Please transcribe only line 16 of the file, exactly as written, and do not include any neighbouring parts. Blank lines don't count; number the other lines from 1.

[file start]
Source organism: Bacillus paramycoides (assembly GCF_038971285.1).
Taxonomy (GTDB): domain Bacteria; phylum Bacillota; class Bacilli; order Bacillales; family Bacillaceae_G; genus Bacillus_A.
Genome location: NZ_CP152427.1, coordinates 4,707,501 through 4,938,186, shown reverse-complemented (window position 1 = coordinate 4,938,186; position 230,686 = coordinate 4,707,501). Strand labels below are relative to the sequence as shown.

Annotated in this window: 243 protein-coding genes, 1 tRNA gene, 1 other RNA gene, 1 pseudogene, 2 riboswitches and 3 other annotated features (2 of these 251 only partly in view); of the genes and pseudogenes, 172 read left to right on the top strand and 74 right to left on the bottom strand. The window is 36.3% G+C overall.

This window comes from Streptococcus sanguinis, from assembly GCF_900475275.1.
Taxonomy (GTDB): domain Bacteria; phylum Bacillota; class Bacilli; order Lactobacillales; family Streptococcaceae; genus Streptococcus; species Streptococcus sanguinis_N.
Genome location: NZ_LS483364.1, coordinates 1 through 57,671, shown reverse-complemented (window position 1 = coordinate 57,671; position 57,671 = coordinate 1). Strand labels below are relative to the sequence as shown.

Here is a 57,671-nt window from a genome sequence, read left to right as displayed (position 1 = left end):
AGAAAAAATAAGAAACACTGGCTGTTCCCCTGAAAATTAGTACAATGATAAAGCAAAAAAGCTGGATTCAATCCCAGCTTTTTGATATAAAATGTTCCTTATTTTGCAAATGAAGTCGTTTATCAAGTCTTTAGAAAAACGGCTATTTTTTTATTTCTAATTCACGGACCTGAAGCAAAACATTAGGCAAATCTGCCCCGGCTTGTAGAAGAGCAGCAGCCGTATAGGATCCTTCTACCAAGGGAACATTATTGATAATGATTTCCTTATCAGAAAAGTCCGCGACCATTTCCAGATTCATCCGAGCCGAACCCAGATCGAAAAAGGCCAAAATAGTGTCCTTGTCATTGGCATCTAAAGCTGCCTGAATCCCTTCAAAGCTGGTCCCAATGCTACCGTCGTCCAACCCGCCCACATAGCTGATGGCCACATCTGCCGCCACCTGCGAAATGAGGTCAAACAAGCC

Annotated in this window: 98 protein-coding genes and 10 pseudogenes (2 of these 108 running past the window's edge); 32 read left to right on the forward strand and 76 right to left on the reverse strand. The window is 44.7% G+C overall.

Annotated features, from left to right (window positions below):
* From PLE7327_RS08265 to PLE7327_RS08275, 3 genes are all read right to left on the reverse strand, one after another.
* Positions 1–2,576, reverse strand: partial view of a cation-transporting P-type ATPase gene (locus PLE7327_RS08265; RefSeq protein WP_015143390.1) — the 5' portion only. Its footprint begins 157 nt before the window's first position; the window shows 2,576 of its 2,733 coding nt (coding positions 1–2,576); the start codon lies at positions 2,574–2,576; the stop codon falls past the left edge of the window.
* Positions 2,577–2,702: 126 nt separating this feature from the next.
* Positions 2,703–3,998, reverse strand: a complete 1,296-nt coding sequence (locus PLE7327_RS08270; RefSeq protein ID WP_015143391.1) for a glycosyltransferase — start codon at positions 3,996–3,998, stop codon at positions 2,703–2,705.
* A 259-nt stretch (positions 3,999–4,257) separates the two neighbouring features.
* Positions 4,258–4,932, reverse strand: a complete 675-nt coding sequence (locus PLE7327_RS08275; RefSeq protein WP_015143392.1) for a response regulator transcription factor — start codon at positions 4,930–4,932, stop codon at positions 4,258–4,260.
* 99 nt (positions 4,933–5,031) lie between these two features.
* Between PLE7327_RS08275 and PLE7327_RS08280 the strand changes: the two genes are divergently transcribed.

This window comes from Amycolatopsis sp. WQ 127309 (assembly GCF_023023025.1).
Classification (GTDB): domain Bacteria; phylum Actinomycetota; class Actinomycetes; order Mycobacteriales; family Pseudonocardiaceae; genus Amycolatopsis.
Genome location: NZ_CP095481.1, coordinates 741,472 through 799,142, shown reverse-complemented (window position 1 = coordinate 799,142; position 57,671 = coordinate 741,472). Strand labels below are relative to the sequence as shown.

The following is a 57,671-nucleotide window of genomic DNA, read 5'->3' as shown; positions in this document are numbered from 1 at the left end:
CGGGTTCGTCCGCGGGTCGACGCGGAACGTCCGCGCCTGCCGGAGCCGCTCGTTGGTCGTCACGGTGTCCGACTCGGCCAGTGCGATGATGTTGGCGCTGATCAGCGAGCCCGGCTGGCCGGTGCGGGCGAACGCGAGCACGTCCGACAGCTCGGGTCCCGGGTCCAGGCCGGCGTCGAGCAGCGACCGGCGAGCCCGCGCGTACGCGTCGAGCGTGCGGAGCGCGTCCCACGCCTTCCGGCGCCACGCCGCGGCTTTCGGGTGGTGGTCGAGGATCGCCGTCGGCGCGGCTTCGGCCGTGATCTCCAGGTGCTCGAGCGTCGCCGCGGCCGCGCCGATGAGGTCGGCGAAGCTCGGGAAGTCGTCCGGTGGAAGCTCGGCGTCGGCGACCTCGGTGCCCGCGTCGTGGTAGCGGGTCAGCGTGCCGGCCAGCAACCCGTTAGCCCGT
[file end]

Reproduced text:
* A 259-nt stretch (positions 3,999–4,257) separates the two neighbouring features.